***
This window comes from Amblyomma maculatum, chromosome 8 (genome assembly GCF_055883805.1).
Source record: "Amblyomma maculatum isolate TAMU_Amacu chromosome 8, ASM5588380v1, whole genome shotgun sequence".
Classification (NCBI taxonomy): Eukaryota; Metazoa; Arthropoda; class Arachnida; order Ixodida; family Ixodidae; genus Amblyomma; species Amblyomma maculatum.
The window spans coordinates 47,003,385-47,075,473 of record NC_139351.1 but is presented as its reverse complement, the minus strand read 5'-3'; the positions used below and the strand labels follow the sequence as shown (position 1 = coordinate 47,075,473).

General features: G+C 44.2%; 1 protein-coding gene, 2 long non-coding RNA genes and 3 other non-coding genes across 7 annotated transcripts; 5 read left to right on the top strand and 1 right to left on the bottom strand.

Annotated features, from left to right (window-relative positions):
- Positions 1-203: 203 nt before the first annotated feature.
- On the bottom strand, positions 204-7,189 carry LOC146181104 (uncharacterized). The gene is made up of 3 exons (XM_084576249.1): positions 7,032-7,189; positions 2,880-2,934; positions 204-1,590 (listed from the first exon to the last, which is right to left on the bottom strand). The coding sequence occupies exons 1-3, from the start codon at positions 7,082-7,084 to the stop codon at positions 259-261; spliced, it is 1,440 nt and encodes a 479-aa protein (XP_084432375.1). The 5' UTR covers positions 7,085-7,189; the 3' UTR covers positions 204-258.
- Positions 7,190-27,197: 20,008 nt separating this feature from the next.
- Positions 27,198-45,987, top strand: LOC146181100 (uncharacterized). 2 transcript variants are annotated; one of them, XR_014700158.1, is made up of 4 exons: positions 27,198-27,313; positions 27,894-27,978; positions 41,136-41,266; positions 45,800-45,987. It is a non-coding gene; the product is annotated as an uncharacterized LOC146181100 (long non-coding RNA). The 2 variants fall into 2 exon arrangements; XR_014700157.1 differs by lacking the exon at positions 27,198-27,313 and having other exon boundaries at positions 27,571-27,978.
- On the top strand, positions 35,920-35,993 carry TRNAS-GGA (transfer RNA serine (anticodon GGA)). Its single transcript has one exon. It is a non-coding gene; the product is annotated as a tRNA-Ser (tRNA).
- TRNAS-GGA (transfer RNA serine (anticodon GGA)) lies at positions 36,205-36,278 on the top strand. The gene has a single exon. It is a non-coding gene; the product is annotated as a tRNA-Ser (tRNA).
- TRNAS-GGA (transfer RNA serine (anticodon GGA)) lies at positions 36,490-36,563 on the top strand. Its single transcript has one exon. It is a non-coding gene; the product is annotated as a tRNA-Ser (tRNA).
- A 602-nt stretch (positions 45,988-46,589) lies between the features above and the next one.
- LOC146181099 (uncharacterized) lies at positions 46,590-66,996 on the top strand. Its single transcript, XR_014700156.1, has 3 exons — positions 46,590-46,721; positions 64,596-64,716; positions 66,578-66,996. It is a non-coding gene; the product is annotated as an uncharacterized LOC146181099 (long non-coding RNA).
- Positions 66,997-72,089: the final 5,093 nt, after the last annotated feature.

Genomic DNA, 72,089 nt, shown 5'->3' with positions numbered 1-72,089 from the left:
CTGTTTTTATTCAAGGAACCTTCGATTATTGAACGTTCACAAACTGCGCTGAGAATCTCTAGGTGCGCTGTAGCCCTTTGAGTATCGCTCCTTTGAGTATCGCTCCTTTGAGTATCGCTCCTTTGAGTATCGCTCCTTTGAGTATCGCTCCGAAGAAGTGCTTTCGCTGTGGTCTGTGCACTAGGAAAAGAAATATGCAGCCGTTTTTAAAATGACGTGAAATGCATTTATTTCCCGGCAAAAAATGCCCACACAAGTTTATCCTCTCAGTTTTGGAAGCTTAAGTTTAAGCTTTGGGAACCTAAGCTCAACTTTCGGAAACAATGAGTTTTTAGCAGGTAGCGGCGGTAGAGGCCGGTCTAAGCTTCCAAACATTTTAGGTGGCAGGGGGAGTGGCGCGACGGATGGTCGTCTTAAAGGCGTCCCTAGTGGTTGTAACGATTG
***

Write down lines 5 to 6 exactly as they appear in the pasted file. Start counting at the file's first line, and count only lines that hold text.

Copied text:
General features: G+C 44.2%; 1 protein-coding gene, 2 long non-coding RNA genes and 3 other non-coding genes across 7 annotated transcripts; 5 read left to right on the top strand and 1 right to left on the bottom strand.

Annotated features, from left to right (window-relative positions):